Sunday, October 31, 2004

Moving the Libertarian party towards the Real World

The Libertarian party has become a haven for Idealists. Some LP members have written they would rather keep the party "pure" than win elections. That is not the definition of a political party, rather it is the definition of a self-help group.

Pure libertarians tend to think in absolutes. This is the same problem that George Bush has. "You are either with us or against us." This mentality ensures that the Libertarian Party will accomplish nothing. As long as the Party views the world in terms of black and white, the scope of government will continue to grow.

How do we change this?

First we need to adapt. It makes no sense to create an extreme and detailed party platform which can be used against local candidates. Neither the republican nor democratic parties have a platform which goes into such excruciating detail. Libertarians must realize that many of our ideals are taken to the extreme, and are presented as such. Until we adopt the idea that change can be incremental, we will never gain an audience.

We need to present oursleves as thoughtful and responsible thinkers. For example instead of proclaiming items such as "We would abolish the Department of Education." we need to state this in a professional manner: "We would transition The Department of Education back to the states. According the the Constitution that is its proper place."

Finally we need to realize that each person will find a differing degree of government vs private ownership acceptable. Would Thomas Jefferson be classed as a libertarian today?

"As to the new Constitution... Would it not have been better to assign to Congress exclusively the article of imposts for federal purposes, and to have left direct taxation exclusively to the States? I should suppose the former fund sufficient for all probably events, aided by the land office." --Thomas Jefferson to Edward Carrington, 1787. ME 6:395

According to the current "Pure" Libertarian stance on taxation EVEN JEFFERSON would not be seen as Libertarian. There is something wrong with the party when it venerates the founding fathers but would find they are not members by today's standards.


Anonymous Anonymous said...

Hey cincinnatus,

This is Robert Daunno from "The New Libertarian" blog, created by Tim West. I'm going to be writing for his site in the near future to help promote the ideas of the "small" L libertarian. With the excitement created by this campaign, it's about time we move forward and make national acknowledge that the LP needs to stop being a debate society. We only need to look at the local races and campaigns we run to see that the people can be receptive, if we speak to them...and not at them.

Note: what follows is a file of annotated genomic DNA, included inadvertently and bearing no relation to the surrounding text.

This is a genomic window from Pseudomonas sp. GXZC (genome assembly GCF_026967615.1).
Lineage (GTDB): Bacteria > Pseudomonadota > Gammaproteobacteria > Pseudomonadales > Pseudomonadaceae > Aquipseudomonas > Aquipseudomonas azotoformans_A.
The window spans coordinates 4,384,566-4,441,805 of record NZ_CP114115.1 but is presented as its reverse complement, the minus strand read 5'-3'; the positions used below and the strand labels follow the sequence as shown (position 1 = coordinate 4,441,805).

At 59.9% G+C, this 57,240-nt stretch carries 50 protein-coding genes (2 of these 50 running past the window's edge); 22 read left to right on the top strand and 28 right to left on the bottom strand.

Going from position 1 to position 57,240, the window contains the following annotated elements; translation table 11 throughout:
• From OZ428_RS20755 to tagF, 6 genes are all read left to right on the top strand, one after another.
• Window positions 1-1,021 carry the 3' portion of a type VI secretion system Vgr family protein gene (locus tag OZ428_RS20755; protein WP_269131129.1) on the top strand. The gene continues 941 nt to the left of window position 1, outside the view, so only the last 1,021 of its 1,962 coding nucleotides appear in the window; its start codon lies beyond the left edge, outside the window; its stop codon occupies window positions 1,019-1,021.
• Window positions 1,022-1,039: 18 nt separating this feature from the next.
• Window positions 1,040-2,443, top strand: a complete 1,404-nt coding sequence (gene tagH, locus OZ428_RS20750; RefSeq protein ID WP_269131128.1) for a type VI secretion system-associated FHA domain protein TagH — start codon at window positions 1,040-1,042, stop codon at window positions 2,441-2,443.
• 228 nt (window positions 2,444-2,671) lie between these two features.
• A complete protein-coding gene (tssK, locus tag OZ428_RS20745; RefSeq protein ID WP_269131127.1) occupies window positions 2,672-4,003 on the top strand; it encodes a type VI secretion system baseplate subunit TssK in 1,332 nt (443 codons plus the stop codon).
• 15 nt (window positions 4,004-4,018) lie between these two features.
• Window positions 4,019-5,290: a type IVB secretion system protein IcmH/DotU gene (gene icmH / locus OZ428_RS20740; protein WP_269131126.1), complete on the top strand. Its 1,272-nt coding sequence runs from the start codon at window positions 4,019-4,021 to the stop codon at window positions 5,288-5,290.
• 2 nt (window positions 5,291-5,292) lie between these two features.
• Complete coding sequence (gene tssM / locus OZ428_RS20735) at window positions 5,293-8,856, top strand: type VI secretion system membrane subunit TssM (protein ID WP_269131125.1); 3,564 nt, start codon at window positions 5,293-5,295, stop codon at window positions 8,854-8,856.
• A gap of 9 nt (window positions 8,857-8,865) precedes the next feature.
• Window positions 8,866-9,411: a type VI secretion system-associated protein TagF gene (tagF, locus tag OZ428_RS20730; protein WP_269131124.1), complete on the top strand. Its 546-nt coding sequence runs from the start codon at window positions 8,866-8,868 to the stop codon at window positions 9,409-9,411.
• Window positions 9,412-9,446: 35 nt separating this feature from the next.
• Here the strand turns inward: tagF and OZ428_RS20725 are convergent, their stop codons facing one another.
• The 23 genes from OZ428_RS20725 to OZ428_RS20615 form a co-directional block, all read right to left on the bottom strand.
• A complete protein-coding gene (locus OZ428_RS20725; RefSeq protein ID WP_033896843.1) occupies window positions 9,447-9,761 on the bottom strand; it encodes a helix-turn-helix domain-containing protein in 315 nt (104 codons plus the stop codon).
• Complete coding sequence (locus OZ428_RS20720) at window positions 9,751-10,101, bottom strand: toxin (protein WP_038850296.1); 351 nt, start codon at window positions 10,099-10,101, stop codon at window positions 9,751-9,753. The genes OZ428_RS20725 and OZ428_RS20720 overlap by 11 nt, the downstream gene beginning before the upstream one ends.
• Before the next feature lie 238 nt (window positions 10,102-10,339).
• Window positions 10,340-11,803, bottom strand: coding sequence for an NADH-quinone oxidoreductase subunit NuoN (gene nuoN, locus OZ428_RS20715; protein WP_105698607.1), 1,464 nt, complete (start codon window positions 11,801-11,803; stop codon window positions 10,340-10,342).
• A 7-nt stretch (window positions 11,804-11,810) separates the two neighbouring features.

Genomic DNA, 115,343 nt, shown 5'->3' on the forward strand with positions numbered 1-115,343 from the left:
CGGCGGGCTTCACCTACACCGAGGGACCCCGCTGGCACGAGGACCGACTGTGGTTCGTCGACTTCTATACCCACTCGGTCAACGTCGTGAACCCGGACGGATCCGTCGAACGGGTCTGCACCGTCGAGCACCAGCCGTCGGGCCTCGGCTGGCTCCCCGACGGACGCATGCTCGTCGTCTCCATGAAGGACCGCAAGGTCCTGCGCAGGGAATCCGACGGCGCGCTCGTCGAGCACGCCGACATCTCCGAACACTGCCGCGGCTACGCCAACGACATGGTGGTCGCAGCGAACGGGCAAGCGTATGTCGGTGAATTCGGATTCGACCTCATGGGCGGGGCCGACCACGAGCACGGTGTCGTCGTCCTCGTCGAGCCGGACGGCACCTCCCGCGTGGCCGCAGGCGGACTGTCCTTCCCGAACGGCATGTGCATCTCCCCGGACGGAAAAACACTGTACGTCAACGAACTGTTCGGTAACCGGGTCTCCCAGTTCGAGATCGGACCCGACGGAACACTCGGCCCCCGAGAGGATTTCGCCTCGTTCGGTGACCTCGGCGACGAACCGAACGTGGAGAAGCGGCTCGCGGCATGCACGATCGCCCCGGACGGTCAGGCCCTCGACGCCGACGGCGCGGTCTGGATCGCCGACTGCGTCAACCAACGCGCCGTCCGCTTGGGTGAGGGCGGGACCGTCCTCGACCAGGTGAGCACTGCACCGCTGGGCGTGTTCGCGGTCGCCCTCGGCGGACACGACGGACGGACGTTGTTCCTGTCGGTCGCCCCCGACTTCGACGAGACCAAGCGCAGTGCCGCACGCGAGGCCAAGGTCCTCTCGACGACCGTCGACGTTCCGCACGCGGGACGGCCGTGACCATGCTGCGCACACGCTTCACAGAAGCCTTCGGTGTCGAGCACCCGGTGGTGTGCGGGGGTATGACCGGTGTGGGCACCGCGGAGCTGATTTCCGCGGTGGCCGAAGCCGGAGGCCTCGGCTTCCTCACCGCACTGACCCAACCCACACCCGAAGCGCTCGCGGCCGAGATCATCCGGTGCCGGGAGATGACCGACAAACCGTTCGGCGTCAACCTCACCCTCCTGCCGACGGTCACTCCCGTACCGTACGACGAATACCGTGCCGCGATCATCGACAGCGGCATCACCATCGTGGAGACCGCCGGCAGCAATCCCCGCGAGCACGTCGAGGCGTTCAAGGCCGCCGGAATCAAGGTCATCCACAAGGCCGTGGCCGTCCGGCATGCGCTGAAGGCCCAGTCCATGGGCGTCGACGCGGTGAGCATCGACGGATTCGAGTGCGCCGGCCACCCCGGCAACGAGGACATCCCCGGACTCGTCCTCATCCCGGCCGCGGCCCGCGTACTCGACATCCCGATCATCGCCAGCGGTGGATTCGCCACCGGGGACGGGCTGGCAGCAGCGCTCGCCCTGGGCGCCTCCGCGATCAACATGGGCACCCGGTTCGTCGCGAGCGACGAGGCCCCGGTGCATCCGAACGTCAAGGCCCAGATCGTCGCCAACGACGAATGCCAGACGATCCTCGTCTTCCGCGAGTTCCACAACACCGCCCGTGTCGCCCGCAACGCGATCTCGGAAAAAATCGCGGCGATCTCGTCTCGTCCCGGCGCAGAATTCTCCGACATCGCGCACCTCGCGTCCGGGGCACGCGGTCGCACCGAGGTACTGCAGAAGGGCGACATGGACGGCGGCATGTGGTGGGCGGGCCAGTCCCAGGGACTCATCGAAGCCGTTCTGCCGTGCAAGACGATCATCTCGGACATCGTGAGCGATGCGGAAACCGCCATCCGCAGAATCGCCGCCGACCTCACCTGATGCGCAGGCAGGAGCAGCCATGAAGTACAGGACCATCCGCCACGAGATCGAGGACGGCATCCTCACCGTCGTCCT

Just wanted to say nice job with the blog. I like the look of it.


11:29 AM  
Anonymous Anonymous said...

All good points, we're dealing with every day, here on the ground in the Free State of New Hampshire. More libertarians are needed, especially ones who understand what you've written here.

Before you dismiss New Hampshire, check out the way politics function there. (State Reps are easily elected by small numbers, since they only rep for 3000 voters) A small libertarian activism group can make big changes, and already is...

2:31 PM  
Anonymous David Honish said...

So how do we change/improve the Libertarian Party to make it relevant and actually able to influence public policy by winning elections?

When I recently resigned my post in my county Libertarian party, I sent a copy of my resignation notice to the executive director of the state party. In my resignation I mentioned the county party webmaster declining to post an antiwar demonstration event on the calendar section of the website. Apparently he was content to leave the calendar section showing only the start of early voting and ballot access petitioning FOR THE PREVIOUS YEAR'S ELECTION! This same webmaster for the county party also made the comment at a monthly meeting that he would prefer meeting in the old courthouse on the town square museum's meeting room to the public library meeting room that we were using. He stated his preference was "because this would be one of the first places we'd close if we took power." No danger of him ever winning any elections with that sort of thinking.

I pointed out that politics being the art of compromise, it might be better to have a guiding philosophy, rather than a rigid dogma. I further pointed out that Mr. webmaster / library closer was a tad hypocritical in his selective application of his dogma, considering that his employment would be nonexistent without the federal grant to fund the software research and development that he is engaged in. I also posed the question just how did they expect citizens to learn about their government, and more importantly how to change it without the information resources of the public libraries?

Thankfully, the state party executive director, who is presently occupied in an election for his city council, agrees that winning elections is the first step in effecting constructive change. It is a comfort to know that some Libertarian Party officials actually are more interested in winning elections than in sitting around debating dogma strictly in accordance with every excruciating detail of Robert's Rules of Order.

What a novel concept, actually doing something instead of just talking about it.

8:47 PM  

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